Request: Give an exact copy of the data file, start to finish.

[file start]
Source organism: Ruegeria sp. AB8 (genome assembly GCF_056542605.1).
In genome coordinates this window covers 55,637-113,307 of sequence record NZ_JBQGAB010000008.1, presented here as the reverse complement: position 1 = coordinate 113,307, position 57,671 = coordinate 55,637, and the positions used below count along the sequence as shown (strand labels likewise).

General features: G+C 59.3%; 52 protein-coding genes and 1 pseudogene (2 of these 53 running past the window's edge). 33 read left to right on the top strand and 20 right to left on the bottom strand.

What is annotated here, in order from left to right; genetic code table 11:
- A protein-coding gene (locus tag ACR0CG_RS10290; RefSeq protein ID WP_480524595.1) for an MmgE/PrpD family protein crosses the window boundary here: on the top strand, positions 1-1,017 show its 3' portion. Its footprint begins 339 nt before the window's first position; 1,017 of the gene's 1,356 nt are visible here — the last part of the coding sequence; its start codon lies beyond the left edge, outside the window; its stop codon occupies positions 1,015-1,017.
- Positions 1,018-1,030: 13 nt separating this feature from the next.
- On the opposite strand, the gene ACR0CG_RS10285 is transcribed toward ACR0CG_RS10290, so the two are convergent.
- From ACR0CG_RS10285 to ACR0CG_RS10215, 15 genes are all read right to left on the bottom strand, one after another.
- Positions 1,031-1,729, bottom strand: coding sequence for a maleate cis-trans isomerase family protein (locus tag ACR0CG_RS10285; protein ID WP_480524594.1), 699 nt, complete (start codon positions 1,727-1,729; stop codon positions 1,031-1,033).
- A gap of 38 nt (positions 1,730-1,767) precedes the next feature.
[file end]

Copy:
Source organism: Ruegeria sp. AB8 (genome assembly GCF_056542605.1).
In genome coordinates this window covers 55,637-113,307 of sequence record NZ_JBQGAB010000008.1, presented here as the reverse complement: position 1 = coordinate 113,307, position 57,671 = coordinate 55,637, and the positions used below count along the sequence as shown (strand labels likewise).

General features: G+C 59.3%; 52 protein-coding genes and 1 pseudogene (2 of these 53 running past the window's edge). 33 read left to right on the top strand and 20 right to left on the bottom strand.

What is annotated here, in order from left to right; genetic code table 11:
- A protein-coding gene (locus tag ACR0CG_RS10290; RefSeq protein ID WP_480524595.1) for an MmgE/PrpD family protein crosses the window boundary here: on the top strand, positions 1-1,017 show its 3' portion. Its footprint begins 339 nt before the window's first position; 1,017 of the gene's 1,356 nt are visible here — the last part of the coding sequence; its start codon lies beyond the left edge, outside the window; its stop codon occupies positions 1,015-1,017.
- Positions 1,018-1,030: 13 nt separating this feature from the next.
- On the opposite strand, the gene ACR0CG_RS10285 is transcribed toward ACR0CG_RS10290, so the two are convergent.
- From ACR0CG_RS10285 to ACR0CG_RS10215, 15 genes are all read right to left on the bottom strand, one after another.
- Positions 1,031-1,729, bottom strand: coding sequence for a maleate cis-trans isomerase family protein (locus tag ACR0CG_RS10285; protein ID WP_480524594.1), 699 nt, complete (start codon positions 1,727-1,729; stop codon positions 1,031-1,033).
- A gap of 38 nt (positions 1,730-1,767) precedes the next feature.